US ESTATE TAX ALERT
- Some of you are aware the US federal estate tax terminated, for one year, effective January 1, 2010. (i.e. under present law, an individual, including a nonresident alien, who dies on or after January 1, 2010, and before January 1, 2011, will not be subject to US federal estate tax).
- There is no change in the US law affecting the sale of US real estate by a nonresident alien -- i.e. US income tax (capital gains tax) and the "FIRPTA" withholding still apply.
- The termination of the estate tax was somewhat unexpected. It resulted from legislation enacted earlier in the last decade that was expected to be revised before January 1, 2010. The somewhat unexpected termination of the estate tax (for one year) has created considerable confusion amongst estate tax planning professionals - lawyers, accountants, financial planners, investment advisors, and others.
- There is a general feeling that the federal estate tax will be reinstated during 2010 and that it could be reinstated retroactive to January 1, 2010. In the event of reinstatement retroactive to January 1, 2010, there is controversy over whether the retroactive portion would be held unconstitutional by the US courts. In summary, the present status is obviously chaotic.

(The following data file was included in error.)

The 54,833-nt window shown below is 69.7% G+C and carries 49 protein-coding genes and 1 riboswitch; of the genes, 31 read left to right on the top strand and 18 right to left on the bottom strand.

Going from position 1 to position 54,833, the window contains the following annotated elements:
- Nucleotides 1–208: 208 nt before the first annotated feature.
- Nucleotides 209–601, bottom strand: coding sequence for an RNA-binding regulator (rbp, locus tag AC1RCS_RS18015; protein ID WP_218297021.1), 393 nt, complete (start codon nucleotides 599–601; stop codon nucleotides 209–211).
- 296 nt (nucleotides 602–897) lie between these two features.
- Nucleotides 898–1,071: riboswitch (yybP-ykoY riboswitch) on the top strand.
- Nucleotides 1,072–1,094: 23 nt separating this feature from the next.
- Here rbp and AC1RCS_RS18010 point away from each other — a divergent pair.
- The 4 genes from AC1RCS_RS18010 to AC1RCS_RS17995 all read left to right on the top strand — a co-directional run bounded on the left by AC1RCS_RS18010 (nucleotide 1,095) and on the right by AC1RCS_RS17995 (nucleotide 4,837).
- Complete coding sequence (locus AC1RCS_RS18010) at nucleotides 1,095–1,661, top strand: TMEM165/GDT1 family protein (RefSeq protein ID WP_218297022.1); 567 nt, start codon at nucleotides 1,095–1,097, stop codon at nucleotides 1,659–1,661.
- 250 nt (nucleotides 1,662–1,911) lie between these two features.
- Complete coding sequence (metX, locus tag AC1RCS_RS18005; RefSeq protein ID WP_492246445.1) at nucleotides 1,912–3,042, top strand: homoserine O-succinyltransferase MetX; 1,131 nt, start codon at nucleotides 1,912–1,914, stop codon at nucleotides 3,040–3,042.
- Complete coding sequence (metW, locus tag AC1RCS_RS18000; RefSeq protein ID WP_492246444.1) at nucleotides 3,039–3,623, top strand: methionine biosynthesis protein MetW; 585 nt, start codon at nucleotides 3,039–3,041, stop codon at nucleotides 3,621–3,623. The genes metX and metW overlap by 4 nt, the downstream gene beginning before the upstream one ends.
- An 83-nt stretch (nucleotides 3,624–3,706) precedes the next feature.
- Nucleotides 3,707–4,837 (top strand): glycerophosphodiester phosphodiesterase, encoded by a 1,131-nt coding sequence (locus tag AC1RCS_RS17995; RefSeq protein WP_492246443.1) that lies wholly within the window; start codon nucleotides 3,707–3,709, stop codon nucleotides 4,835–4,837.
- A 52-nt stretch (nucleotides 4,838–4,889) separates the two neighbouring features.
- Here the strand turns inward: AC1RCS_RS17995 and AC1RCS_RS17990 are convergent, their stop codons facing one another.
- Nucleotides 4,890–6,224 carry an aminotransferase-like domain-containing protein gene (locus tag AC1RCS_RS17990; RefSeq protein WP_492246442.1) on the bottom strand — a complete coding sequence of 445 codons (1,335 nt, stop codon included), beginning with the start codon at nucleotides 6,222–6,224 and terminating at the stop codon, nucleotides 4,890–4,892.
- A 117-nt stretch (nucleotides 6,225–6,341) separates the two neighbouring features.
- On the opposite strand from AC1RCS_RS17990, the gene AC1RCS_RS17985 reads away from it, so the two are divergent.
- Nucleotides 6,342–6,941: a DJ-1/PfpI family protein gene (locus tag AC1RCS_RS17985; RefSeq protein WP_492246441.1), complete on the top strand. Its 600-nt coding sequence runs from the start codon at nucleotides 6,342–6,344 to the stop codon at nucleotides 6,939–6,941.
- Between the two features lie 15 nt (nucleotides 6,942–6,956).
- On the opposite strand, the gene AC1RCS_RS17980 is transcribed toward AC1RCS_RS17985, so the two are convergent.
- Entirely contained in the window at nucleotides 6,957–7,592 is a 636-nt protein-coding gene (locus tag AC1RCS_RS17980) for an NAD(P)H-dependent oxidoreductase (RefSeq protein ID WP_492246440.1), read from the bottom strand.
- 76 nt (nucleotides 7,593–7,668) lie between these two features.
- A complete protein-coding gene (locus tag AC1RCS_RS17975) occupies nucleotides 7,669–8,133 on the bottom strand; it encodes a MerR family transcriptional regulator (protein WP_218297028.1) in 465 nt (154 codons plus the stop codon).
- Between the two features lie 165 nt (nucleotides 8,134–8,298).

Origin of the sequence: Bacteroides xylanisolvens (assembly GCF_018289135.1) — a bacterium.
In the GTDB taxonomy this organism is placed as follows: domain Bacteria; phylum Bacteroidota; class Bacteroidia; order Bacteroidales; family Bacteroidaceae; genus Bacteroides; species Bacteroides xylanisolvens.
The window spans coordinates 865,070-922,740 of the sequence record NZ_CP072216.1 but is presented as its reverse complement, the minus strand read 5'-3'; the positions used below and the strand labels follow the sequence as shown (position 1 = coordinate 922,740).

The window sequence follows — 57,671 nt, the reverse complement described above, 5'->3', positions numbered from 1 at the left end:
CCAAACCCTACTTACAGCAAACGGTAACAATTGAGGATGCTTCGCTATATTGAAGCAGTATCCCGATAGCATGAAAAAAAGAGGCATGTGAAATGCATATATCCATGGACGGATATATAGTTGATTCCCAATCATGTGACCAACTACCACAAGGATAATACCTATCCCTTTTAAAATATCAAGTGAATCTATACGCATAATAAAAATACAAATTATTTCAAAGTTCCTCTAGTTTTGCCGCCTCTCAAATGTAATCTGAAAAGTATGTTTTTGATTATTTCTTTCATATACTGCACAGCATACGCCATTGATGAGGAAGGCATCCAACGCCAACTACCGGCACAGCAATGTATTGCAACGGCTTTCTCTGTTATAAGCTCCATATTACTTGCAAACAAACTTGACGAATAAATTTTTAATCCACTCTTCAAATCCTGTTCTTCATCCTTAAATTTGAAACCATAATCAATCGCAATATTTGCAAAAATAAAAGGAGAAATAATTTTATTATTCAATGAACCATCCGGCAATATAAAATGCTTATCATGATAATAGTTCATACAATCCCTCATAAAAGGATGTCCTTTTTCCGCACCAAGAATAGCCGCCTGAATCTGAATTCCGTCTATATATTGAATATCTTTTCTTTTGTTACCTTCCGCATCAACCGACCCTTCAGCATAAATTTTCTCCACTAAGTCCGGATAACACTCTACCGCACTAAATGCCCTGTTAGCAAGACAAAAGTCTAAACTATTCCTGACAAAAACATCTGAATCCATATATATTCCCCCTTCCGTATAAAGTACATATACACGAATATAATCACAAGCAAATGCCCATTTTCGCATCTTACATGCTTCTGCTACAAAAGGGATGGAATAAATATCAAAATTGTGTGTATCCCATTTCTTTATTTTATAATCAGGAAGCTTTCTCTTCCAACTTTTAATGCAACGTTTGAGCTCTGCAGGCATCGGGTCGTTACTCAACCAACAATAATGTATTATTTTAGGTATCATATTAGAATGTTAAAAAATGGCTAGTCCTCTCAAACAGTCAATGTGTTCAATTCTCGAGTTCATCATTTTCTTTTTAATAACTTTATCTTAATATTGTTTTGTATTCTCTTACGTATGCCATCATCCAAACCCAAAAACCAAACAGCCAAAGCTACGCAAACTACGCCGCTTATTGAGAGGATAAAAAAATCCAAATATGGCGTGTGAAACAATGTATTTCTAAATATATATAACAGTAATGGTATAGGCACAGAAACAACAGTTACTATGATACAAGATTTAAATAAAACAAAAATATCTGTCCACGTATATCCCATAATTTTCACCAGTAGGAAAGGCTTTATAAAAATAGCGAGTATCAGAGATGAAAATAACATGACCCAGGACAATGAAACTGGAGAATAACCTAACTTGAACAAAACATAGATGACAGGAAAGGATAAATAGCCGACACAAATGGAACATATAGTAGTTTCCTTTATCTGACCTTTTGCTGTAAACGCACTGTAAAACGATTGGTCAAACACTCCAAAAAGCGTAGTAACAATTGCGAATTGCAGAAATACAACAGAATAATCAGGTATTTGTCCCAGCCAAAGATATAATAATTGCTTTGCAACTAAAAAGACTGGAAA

- Meanwhile, under the present law, the US federal estate tax will be reinstated January 1, 2011, under far less favorable rules than the law that existed during the calendar year 2009.
- This is one of those items that makes you want to stop for a moment and say, "Hmmmmmm". Perhaps, only for a moment, though.
- We will do our best to keep you updated.
Tuesday, December 7, 2010
US Estate Tax Update
Yesterday, President Obama and the Republican Congressional leadership tentatively agreed to work on draft legislation that would re-instate US estate tax January 1, 2011, with an "exemption" of US $5 million for US citizens and US domiciliaries and a maximum estate tax rate of 35%. The change would remain in effect for two years and the agreement would also extend the 15% maximum income tax rate on long term real estate capital gains for two years.
One result of the estate tax change would mean that Canadian residents that are nonresident aliens of the US would not be subject to US estate tax if their worldwide assets did not exceed US $5 million at the date of death, and they had made no prior US taxable gifts. Potential estate tax benefits would also apply to certain citizens or residents of Germany, the United Kingdom and certain other countries with which the US has an estate tax treaty.
Caveat - the agreement is only part of a wide ranging agreement on many other tax issues, the details of which must still be decided upon. Further, there is substantial regret amongst many Democrats in Congress that the President has agreed to the overall package of tax issues.
- Tuesday, February 1, 2011
- Latest Update
- US ESTATE TAX: 2011 AND 2012
- (Canadian Tax Highlights, a publication of the Canadian Tax Foundation)
- The Tax Relief, Unemployment
Insurance Reauthorization, and Job Creation Act of 2010 (Pub. L. no. 11-312),
signed into law on December 17, 2010 by President Obama, extends income tax and